The Lake George site is a late prehistoric multimound center located at the western edge of Yazoo County in the Yazoo Basin region of west-central Mississippi. An alluvial floodplain of the Mississippi River, the Yazoo Basin is one of the richest agricultural areas in North America as well as one of the richest archaeological zones, with an unusually abundant concentration of prehistoric sites. The largest of these sites is Lake George, which was built during the peak of aboriginal development in the basin.
The vicinity of the Lake George site reveals a long sequence of prehistoric occupations. Beginning at least by the second millennium BC, peoples of the Poverty Point culture had taken up residence. This widespread culture is distinguished by its fine lithic technology that often utilized exotic stones from distant sources and by a system of food preparation that utilized clay balls for cooking. Pottery was introduced just before the Common Era by the Tchefuncte culture, which also briefly occupied the site. Shortly thereafter, the Marksville variation of the famous Hopewell culture made an appearance and was followed by components of a local culture known as Baytown.
Although there may have been some movement of earth at the site before, real mound building began at Lake George around AD 800, when peoples of a strong new local development identified as the Coles Creek culture began their occupation. The earliest mound was a platform, on the summit of which a structure was placed. This was the beginning of the late prehistoric temple mound tradition. Over the last centuries of the first millennium, several additional mounds were constructed around a central plaza. The site covered only a few hectares, and the mounds were relatively small—less than six meters high. Not all of the buildings placed on top of these mounds were temples. Some may have served as charnel houses or fulfilled other public functions, while others were residences for the elite elements of society. Otherwise, few people lived at Lake George.
The Coles Creek peoples relied on the rich resources of the Mississippi Valley, supplemented by corn-based horticulture. They achieved a comfortable existence that was finely tuned to their environment. Their material culture was characterized by a plain clay pottery and few stone artifacts.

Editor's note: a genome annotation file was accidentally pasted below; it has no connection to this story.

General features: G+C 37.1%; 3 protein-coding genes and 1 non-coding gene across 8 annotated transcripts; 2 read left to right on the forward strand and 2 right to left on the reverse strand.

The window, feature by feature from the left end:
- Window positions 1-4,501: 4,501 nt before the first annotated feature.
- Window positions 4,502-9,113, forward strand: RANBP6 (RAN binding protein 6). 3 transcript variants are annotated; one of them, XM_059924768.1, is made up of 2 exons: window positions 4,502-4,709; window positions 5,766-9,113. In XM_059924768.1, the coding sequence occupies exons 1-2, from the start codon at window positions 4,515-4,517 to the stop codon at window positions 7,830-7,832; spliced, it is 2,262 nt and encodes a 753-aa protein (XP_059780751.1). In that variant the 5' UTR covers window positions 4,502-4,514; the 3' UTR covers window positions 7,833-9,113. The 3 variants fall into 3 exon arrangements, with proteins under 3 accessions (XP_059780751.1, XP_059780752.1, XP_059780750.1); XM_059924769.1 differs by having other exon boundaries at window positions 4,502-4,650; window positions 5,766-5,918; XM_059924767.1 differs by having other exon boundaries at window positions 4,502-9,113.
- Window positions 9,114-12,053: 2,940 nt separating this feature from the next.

This modest development, however, changed around AD 1200. New influences suddenly appeared at the site, and a program of large-scale public works was implemented. Within a generation or two, dozens of additional mounds were built around a double plaza dominated by a huge central mound that was twenty meters high and covered a couple of hectares. The entire site grew to more than twenty hectares and was surrounded by a palisaded embankment on three sides, while the fourth fronted on a natural lake. The staggering amount of earthwork construction and emphasis on a great focal mound represented a major departure from the native Coles Creek ceremonial center but was characteristic of the Mississippian culture, a dynamic new development that influenced most of the midwestern and southeastern United States at this time.
The Mississippian culture was not unified but rather represented a series of innovations in lifestyle, including subsistence, social and political structure, economic and trade relations, and probably ceremonial activities. These innovations resulted in an intensive corn-bean-squash agriculture, the command and control to effect large public works programs, the exchange of exotic materials and finished artifacts over great distances, and new religious iconographies. Many local peoples adopted these innovations and participated in the “Mississippian coprosperity sphere” during the concluding centuries of prehistory. In the case of the Coles Creek people at Lake George, the agent of Mississippianization can be identified.
During the twelfth century the greatest Mississippian site—in fact, the largest prehistoric site in all of the United States—was Cahokia in west-central Illinois, near the confluence of the Mississippi and Missouri Rivers. This metropolis had contact with vast stretches of the continent, and its influence reached as far as the southern part of the Mississippi Valley and the Yazoo Basin. Stone and pottery artifacts distinctive of Cahokia and its environs have been found at Lake George and nearby sites, dating to about AD 1200, just at the beginning of the great program of mound construction.
Lake George flourished for another two centuries as the center of a large population descended from the local Coles Creek peoples. In keeping with the earlier tradition, however, and quite different from other contemporary Mississippian sites such as Cahokia, the Lake George site remained a “vacant ceremonial center” with only a small resident population.
By the middle of the fifteenth century, Lake George had been abandoned; in its place several smaller mound sites scattered around the Yazoo Basin assumed the functions it had fulfilled. Reasons for this change are unclear, but it did not result from population collapse, since the Yazoo remained one of North America’s most densely inhabited regions well into the sixteenth century.
- Jeffrey P. Brain, in Mississippian Settlement Patterns, ed. Bruce D. Smith (1978)
- Stephen Williams and Jeffrey P. Brain, Excavations at the Lake George Site, Yazoo County, Mississippi, 1958–1960 (1983)